Seriously, there isn't.
That's because Christmas has never really been about Christ. It started as a minor holiday. For early Christians, the big deal was Christ's resurrection, not his birth. The birthday was no more important than any random Saints days on the calendar. It was celebrated around the time of the Winter Solstice for a number of reasons, none of them having to do with anyone thinking this was the actual birthday of Jesus. It was mostly about the Winter Solstice and people celebrating that already so it made a convenient for Christians to have a holiday they could celebrate around that time too.
Christmas, and how it was celebrated, changed in the 1800s as a result of a number of occurrences. One was the publication of Clement Moore's poem "The Night Before Christmas" which featured "Saint Nick" -- not as a saint, but a "right jolly old elf." Another was the publication of Charles Dicken's A Christmas Carol. Notice that neither of these stories were about Christ's birth. They were about giving presents and "goodwill towards men."
Retailers seized on these tales to encourage people to buy things in celebration of Christmas. And thus the modern Christmas was born. A Christmas that had nothing to do with Christ and everything to do with rampant consumerism mixed with good works.
So you can't put Christ "back" into Christmas as he wasn't ever really there. Christ's birth is not an important event spiritually and, early Christians believed, shouldn't be celebrated with great fanfare. On the other hand, putting Christ back into Easter makes sense because Easter used to be all about the resurrection and Christianity was all about the resurrection and not about any Easter bunny or egg hunts or other trappings of pagan celebrations of Springtime. But Christmas? Not so much.
Therefore, the true "war on Christmas" is the battle to make Christmas only be about Christ and remove the parts that the rest of us -- the non-Christians and the non-observant Christians -- love about the holiday -- the giving of presents, the sentimental feelings one is more freely able to indulge this time of year, the family traditions around food, stockings, the Christmas tree, and all the other trappings of the holiday that came from the pagan celebration of Yule.
Now, if you want to celebrate Christmas in the ways that early Christians did, that's fine with me. But that means: no presents, no Christmas tree, no stockings, no Christmas lights on your house, etc., etc. Instead, you should go to Mass in the morning and have a big dinner around 2pm and that's it. Because that's what putting Christ "back" into Christmas would truly mean.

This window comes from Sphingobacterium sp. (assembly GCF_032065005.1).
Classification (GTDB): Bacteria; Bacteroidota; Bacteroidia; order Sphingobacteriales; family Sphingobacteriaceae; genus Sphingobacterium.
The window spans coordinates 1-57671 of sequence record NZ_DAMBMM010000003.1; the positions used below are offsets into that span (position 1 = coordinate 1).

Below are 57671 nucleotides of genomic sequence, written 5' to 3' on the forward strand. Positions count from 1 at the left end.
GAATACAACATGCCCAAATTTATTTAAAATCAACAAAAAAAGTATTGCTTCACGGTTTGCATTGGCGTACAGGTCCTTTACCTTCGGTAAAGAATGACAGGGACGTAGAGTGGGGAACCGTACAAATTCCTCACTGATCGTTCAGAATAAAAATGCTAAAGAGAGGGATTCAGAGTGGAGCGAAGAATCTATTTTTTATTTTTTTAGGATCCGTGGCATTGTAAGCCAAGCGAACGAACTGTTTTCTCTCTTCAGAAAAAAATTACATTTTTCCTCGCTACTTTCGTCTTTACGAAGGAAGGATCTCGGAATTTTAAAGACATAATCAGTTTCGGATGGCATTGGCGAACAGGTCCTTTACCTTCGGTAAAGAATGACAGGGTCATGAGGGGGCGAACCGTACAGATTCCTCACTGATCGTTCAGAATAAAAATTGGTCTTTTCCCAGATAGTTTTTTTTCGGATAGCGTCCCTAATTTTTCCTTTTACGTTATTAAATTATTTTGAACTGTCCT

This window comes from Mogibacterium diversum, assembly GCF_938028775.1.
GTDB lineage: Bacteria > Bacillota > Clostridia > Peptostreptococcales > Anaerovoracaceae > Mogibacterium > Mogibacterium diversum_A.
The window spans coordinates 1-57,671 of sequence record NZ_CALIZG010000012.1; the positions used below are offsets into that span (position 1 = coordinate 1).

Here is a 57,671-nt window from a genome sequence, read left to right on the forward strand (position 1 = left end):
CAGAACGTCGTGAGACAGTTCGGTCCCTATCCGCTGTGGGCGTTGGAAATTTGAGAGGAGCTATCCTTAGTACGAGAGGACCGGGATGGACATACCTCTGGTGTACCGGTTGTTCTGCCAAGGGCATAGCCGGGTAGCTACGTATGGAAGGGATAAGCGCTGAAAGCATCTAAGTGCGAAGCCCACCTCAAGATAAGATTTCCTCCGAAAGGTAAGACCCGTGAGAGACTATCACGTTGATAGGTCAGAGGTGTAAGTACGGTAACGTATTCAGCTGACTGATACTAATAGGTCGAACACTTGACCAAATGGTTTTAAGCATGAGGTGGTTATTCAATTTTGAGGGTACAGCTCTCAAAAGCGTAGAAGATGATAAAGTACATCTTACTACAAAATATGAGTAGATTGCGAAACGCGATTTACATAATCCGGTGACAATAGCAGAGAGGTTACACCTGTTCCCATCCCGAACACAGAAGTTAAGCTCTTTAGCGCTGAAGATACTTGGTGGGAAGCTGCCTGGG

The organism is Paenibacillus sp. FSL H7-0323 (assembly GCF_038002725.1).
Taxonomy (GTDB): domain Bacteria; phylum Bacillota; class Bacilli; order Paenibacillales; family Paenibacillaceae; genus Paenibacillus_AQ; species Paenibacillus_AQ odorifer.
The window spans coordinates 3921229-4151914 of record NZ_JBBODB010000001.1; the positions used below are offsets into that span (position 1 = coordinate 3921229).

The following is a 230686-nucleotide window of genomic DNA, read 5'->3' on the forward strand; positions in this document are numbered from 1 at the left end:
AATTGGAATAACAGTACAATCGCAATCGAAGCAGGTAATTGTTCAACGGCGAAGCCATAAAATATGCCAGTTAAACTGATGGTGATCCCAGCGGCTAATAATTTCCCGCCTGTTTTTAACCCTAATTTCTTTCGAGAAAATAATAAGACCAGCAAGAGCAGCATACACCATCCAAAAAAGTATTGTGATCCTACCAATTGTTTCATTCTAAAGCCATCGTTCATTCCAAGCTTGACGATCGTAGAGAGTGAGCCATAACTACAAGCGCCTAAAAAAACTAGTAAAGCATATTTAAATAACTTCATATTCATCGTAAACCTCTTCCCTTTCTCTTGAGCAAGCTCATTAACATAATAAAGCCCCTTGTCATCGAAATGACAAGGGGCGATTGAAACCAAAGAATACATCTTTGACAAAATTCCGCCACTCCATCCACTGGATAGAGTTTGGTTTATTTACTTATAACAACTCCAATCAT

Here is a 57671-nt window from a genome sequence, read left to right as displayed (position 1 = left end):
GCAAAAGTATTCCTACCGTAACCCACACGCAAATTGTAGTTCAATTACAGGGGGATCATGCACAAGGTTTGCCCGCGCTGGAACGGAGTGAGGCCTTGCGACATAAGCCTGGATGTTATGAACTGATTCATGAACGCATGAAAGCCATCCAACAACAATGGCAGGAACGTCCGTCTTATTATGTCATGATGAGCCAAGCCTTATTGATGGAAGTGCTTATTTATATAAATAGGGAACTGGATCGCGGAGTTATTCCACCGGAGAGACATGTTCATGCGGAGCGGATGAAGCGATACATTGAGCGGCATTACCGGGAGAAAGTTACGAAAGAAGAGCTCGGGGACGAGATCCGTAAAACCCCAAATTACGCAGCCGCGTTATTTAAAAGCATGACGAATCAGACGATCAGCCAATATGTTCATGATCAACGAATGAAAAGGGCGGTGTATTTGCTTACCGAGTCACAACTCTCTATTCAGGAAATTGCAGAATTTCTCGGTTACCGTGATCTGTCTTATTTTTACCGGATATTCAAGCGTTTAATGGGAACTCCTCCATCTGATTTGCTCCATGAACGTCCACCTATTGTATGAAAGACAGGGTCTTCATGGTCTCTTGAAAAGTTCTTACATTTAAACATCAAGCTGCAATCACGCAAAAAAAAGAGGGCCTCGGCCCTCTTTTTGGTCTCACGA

Then again, if you want to celebrate in some hybrid way -- keeping all the trappings of Yule but also celebrating Christ's birth with some hymns and a Nativity scene or two, that's fine too. What isn't okay with me is when you try to tell other people that (a) they are doing it wrong and/or (b) that they have no right to celebrate Christmas unless they believe like you do and celebrate like you do. Yes, I have actually read people say things like that -- that Christmas doesn't belong to me but to them. This strikes me as being particularly non-Christian and in the worst possible way, but there you go.
And it leads me to the other (somewhat related) issue that really bugs me... Christians in the US are not persecuted. They are the majority religion. Our culture, laws and customs are steeped in this particular religion. Therefore, it's completely unbecoming for people in the mainstream of our society to act like they are being persecuted just because not everyone agrees with them 100% and also sometimes they are challenged in their views. Oh and they can't just do whatever they want whenver they want it. (Like getting government support for their religious trappings.)
I'm sorry, but being challenged in your views and having limits on your behavior is just part of being a human being living in society where you have to give a little to make society work. It happens to everyone no matter what their beliefs are. Persecution is being thrown in jail, being tortured, losing your job or home or both, just because of what you believe in (and not because of your actions). But it's not against the law in the US to be a Christian. It's not against the law to celebrate Christian holidays. In fact, the biggie Christian holidays are all National holidays. No other religion can say that in the US. Banks and schools don't close for Ramadan or Rosh Hashanah and people don't run around telling strangers to have a good Diwali and just assume they are celebrating that holiday because "everyone" does.
So to all my Christian friends (and enemies) who act like they are persecuted and in a minority, please cut it out. It makes you look petulant and entitled. The world is changing and now you can't just assume pretty much everyone you meet is a Christian and shares your core values. But this is not only not persecution, it's a good thing.
Because values that are never challenged tend to grow weak. If you don't know why you stand for something, it's harder to stand for it when the going gets tough. It's much better to be challenged at every turn and to truly understand both what you believe and why you believe it than it is to have your beliefs be so much a part of the society and culture around you that you never even have to think about an opposing part of view.
P.S. Happy Dakinis' Day.